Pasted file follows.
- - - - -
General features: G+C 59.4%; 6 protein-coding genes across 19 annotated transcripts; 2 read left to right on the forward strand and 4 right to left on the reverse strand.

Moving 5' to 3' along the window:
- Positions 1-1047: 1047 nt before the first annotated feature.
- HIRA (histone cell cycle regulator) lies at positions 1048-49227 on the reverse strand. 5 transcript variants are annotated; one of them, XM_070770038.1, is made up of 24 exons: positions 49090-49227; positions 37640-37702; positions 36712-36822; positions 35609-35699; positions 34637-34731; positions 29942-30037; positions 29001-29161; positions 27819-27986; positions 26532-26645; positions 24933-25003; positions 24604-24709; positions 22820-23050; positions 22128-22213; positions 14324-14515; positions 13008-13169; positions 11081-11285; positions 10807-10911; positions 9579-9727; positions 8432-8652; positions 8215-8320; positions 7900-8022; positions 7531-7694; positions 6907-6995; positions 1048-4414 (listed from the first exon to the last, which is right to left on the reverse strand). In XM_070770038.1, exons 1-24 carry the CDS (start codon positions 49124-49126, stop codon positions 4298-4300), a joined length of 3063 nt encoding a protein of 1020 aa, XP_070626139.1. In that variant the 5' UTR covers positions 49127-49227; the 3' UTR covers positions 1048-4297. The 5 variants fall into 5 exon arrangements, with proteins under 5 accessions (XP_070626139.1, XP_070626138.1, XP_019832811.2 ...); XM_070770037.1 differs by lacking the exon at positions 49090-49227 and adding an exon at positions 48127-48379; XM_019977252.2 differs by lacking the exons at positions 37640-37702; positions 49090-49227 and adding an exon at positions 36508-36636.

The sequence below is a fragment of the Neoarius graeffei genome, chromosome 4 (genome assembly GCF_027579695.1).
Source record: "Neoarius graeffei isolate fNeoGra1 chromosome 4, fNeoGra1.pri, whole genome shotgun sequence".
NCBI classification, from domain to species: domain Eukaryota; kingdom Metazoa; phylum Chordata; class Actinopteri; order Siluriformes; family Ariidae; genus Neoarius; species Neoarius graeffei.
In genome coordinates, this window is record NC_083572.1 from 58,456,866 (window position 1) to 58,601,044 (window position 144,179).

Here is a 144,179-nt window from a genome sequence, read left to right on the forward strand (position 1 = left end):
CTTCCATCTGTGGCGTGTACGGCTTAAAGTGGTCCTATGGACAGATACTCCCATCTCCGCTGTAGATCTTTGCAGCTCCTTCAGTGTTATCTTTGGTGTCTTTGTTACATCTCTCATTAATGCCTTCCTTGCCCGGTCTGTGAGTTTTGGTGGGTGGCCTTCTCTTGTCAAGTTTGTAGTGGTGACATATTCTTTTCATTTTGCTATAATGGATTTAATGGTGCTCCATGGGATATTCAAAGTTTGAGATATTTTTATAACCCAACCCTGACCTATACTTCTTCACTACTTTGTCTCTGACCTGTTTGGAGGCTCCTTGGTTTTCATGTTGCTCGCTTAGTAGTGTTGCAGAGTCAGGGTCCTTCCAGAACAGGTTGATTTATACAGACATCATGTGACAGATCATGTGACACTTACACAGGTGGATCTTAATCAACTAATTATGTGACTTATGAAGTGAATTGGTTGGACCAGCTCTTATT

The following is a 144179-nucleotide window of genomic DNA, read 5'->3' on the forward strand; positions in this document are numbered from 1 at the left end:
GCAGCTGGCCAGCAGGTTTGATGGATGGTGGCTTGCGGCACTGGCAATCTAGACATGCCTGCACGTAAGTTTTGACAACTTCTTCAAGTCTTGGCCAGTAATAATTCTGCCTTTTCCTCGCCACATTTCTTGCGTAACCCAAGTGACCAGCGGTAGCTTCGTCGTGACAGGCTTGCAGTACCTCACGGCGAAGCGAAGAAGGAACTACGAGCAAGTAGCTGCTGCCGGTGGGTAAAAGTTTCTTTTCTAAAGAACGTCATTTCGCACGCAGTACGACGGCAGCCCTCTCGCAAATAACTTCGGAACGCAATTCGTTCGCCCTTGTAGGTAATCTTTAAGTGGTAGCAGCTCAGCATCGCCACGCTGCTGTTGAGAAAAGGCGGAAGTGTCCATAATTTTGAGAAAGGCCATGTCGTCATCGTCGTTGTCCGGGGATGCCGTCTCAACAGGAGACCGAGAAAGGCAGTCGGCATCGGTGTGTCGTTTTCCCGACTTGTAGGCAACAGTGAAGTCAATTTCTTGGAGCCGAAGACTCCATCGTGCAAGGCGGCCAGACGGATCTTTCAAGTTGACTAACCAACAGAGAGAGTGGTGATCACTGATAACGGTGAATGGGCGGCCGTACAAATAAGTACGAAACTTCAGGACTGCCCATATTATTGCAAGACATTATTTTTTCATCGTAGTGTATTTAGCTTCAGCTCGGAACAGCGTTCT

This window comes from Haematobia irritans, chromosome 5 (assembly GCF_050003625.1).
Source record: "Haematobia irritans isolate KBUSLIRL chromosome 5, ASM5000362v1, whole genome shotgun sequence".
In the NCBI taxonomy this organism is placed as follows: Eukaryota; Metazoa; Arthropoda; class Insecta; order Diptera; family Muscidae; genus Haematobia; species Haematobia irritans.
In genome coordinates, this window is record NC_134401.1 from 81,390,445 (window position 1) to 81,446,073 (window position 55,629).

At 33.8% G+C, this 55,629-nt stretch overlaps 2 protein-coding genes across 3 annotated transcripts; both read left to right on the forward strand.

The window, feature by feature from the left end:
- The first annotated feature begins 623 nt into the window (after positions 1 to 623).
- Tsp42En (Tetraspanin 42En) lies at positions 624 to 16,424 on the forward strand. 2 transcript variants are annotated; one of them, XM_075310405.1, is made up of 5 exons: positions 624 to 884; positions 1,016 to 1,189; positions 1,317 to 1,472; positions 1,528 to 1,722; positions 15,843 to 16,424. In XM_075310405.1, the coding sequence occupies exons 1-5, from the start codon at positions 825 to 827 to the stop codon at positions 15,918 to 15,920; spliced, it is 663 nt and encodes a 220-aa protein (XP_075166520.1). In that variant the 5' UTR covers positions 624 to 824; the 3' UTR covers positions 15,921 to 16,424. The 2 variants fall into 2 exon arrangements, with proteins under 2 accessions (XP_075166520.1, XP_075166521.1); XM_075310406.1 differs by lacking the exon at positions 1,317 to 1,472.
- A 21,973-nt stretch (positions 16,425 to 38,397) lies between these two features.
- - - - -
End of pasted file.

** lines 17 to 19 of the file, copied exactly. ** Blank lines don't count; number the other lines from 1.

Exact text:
At 33.8% G+C, this 55,629-nt stretch overlaps 2 protein-coding genes across 3 annotated transcripts; both read left to right on the forward strand.

The window, feature by feature from the left end:
- The first annotated feature begins 623 nt into the window (after positions 1 to 623).